GROW: How To Read a Seed Catalog
The winter months are quiet times for the food & herb grower and that is part of the problem. If we had to tend to gardens, we’d have less time to drool our way through those beautifully produced seed catalogs that start arriving in December. And we would be far more realistic about what we really can grow.
There’s only two words to describe this activity: garden porn. (Don’t Google that phrase…the links DO NOT involve garden or growing.)
Where You Buy Your Seeds Matters
If you are new to growing food, then those seed catalogs can be a bit overwhelming and full of unknown botanical and horticultural terms. Seed buying has also become a political act: what and where you purchase seeds is increasingly important to our overall agricultural system. And that is not an exaggerated statement.
Over the last few decades, biotech companies (think Monsanto) and chemical companies (think Dupont) are buying up seed suppliers and now own 73% of the world’s seed. One of the first things these corporations do is eliminate the diversity of seed by simply not making them available for sale. Their suspected long-term goal is to move to a limited inventory of patented, genetically modified and expensive seeds. Seeds that are proprietary (patented and owned by the seed breeder or company) are often unable to reproduce additional generations of plants. More importantly, it is illegal to save and plant the seed of patented and/or genetically modified seed.
FREE THE SEED!
The only real power we have against large corporations is how we spend our money. Buying non-patented seeds from small seed companies who support the Safe Seed Pledge and the Open Source Seed Initiative (OSSI) ensures the following freedoms:
- That our agricultural system has the biological diversity necessary for its healthy survival.
- That future generations have access to the plant diversity we currently enjoy.
- The right to practice the 12,000 year old tradition of saving and planting seeds.
- That our food is free of genetically engineered seeds.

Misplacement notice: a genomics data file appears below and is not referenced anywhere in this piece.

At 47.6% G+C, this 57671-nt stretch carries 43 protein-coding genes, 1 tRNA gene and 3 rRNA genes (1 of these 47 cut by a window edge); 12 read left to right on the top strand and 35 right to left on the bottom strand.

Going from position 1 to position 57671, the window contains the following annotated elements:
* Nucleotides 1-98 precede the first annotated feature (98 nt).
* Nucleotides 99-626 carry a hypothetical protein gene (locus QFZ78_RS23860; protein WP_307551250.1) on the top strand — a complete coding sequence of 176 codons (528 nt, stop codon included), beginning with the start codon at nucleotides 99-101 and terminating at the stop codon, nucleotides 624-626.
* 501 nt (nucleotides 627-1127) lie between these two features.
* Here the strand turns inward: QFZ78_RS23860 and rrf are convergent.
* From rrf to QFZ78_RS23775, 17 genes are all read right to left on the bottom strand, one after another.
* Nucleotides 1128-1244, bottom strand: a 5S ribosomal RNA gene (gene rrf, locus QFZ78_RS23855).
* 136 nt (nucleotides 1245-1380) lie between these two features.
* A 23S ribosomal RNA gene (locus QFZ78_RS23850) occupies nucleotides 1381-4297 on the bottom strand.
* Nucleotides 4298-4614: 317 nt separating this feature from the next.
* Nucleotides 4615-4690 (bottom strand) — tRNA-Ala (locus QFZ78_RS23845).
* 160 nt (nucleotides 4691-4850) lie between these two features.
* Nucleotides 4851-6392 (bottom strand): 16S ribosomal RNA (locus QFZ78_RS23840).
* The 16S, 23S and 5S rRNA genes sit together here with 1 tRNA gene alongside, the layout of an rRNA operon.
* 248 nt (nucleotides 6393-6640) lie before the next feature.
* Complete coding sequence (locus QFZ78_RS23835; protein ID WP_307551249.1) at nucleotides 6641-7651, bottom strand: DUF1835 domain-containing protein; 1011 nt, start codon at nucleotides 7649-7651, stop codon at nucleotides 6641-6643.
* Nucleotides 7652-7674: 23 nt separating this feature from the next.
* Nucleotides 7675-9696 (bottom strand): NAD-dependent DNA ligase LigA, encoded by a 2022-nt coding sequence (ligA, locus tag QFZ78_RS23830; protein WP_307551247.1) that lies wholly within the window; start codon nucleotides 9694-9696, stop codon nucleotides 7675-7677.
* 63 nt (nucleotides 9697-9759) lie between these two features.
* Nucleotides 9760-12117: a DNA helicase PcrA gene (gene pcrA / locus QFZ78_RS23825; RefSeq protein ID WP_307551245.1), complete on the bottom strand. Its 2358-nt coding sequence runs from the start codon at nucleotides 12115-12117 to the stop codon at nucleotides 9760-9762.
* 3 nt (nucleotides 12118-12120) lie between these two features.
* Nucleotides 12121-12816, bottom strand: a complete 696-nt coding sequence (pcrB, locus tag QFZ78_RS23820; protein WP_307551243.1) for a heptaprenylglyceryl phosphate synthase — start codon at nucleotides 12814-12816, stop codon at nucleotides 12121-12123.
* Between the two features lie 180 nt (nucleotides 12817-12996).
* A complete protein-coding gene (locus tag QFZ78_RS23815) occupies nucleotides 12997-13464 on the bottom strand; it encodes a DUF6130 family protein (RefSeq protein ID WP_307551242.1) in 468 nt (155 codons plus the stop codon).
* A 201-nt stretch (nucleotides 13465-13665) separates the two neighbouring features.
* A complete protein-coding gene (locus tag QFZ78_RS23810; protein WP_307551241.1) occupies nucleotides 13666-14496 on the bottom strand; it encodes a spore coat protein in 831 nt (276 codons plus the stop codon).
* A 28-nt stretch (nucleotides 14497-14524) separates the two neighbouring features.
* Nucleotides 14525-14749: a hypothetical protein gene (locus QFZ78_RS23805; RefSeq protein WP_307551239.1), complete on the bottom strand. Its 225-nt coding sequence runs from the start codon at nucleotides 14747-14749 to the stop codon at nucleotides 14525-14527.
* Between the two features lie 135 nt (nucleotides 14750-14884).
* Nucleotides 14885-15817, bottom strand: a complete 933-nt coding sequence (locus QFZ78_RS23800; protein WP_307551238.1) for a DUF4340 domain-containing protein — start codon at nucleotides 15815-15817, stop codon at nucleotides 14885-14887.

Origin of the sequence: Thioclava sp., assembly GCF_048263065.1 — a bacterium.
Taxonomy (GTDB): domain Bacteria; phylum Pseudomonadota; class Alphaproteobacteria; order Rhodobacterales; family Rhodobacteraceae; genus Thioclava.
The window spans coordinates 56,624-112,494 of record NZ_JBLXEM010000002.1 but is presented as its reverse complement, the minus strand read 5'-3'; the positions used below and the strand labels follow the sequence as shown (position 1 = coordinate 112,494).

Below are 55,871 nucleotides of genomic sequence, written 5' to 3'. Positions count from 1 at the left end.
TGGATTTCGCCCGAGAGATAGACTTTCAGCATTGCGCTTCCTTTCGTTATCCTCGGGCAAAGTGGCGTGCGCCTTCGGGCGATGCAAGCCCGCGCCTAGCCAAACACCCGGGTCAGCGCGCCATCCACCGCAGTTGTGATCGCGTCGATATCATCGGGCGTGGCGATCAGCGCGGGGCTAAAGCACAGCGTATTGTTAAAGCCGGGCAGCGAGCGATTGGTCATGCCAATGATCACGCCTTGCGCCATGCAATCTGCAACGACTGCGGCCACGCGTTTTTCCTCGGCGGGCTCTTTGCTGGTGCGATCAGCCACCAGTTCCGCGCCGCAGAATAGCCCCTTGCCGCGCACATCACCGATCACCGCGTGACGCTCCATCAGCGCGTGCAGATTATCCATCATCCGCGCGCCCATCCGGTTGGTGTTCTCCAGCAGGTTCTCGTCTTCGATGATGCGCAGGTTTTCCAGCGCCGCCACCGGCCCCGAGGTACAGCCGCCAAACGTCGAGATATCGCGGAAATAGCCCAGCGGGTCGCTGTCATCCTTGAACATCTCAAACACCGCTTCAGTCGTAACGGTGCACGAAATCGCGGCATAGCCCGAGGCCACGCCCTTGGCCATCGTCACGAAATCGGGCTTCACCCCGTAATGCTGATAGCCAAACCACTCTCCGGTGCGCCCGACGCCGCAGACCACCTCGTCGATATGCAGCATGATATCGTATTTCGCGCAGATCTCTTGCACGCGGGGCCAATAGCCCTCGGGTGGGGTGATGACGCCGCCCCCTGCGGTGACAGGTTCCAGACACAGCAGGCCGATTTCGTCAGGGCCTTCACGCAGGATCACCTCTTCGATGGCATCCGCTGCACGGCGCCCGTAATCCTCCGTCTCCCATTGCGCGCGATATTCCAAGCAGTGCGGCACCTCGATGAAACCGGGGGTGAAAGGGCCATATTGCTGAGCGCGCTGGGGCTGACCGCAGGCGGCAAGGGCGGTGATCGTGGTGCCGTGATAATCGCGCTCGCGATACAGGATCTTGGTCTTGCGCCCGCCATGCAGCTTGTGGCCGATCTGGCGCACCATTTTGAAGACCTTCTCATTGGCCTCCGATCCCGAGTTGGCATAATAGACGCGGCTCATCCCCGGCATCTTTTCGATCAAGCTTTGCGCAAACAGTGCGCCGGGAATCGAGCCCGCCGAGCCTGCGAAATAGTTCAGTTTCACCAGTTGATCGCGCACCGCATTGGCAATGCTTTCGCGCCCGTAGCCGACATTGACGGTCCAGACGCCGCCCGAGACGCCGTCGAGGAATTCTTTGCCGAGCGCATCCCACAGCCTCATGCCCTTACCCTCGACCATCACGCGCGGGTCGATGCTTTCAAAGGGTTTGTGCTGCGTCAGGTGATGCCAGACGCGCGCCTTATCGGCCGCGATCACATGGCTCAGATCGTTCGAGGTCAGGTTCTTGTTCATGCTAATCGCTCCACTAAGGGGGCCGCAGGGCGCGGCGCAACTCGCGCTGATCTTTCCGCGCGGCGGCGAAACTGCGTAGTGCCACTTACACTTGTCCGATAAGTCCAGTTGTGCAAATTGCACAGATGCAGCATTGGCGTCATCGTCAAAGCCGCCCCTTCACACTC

What is the Safe Seed Pledge and the OSSI?
Over 70 seed catalog companies have signed onto the Safe Seed Pledge. This statement offers a evidence of the seed companies commitment to not selling genetically engineered (AKA GMO) seeds. This pledge is not regulated in any manner and only indicates that the company does not support the distribution of GMO seeds to home gardeners.
The Open Source Seed Initiative is an organization dedicated to preservation, access and education about open source seeds (no patents, licenses or restrictions on the use of seeds). This short article from Civil Eats offers an overview of the OSSI's mission.
What Can You Do?
As seed buyers, your choices can make a difference. Consider these three simple actions:
1) Buy seed from organizations/businesses that pledge to support and protect access to seed diversity.
2) Save and share more of your own seed.
3) Educate others about the importance of open source seed and encourage other growers to support this effort.
Where to Buy Seeds
I prefer to buy from regional and smaller seed companies and seed saving non-profits, who grow and save most of their seed from their own fields or nearby seed growers. Another advantage of buying from a regional seed grower is that the plants have adapted to environmental conditions. Small seed saving businesses are almost always anti-GMO and typically offer untreated and/or organic seeds. The Open Source Seed Initiative has a listing of Seed Company Partners who sell Open Source seeds throughout the United States.